Technical Assistance/Outreach

Under its active program of technical assistance, the Civil Rights Division fields calls from businesses, government agencies, advocacy groups, and persons with disabilities through its toll-free ADA Information Line, and provides information and publications on how to comply with the ADA. It has also made presentations to persons with HIV/AIDS and the individuals who represent them; and provided technical assistance to organizations representing public accommodations that serve persons with HIV/AIDS, including the American Dental Association, the American Medical Association, the National Funeral Directors Association, and to various State and local governments.

This document is available in the following alternate formats for persons with disabilities --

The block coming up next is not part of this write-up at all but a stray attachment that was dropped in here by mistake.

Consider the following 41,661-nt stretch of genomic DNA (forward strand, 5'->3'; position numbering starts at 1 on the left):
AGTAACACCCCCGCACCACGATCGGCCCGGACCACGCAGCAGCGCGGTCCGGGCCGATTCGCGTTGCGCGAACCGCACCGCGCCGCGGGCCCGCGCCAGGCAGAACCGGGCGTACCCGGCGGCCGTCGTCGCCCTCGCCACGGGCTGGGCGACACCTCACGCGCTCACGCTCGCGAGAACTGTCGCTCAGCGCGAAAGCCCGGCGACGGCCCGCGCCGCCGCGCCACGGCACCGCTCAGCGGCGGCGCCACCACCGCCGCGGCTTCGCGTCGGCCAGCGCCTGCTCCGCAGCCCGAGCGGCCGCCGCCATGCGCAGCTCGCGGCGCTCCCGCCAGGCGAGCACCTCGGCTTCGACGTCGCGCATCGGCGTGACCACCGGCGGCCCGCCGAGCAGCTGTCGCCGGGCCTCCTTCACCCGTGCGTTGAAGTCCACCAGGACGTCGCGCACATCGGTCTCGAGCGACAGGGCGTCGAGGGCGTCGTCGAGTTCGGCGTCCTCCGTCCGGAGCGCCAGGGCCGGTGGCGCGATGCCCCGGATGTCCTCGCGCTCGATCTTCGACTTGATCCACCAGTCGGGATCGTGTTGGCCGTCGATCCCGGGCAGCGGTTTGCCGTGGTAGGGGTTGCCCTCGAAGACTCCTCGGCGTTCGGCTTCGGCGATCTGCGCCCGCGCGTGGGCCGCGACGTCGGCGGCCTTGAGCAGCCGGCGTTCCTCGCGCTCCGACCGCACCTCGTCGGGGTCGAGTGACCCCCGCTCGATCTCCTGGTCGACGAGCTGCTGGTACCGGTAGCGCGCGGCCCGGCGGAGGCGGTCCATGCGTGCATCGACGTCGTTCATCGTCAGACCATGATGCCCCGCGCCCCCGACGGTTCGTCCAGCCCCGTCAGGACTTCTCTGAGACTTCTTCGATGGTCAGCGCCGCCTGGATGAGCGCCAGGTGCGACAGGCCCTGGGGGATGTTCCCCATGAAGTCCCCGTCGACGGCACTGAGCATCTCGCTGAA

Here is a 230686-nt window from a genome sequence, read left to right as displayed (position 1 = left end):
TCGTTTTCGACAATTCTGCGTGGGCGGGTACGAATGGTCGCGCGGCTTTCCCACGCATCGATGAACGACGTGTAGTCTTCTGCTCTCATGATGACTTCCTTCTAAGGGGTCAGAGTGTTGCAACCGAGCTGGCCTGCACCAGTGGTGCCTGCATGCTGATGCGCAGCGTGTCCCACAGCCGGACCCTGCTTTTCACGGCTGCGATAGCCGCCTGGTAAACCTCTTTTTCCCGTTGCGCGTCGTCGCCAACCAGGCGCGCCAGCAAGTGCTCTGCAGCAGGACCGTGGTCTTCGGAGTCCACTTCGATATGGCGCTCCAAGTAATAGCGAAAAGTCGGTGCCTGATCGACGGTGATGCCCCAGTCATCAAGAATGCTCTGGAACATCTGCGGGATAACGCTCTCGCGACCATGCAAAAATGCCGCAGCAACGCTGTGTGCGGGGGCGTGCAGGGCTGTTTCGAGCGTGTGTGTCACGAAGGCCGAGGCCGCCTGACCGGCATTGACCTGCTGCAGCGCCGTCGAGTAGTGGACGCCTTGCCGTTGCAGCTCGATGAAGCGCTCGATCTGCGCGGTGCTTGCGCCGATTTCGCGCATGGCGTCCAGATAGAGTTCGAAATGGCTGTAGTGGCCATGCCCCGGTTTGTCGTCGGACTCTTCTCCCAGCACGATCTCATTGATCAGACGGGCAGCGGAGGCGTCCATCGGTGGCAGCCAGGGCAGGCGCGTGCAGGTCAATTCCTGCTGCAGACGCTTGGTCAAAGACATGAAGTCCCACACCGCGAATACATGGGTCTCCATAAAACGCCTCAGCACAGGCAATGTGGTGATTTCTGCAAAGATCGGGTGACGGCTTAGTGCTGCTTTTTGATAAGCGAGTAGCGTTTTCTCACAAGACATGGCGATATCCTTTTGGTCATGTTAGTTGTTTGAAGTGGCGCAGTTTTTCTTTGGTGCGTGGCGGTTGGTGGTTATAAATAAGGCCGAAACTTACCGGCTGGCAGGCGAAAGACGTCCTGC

• Braille
  • Large print
  • Audiocassette
  • Electronic file on computer disk and electronic bulletin board
  • (202) 514-6193.

To obtain these documents in alternate formats, call the Department of Justice AD Information Line, (800) 514-0301 (Voice), (800) 514-0383 (TDD).

Note: Reproduction of this document is encouraged.

A note from TheBody.com: Since this article was written, the HIV pandemic has changed, as has our understanding of HIV/AIDS and its treatment. As a result, parts of this article may be outdated. Please keep this in mind, and be sure to visit other parts of our site for more recent information!



  
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This article was provided by U.S. Department of Justice.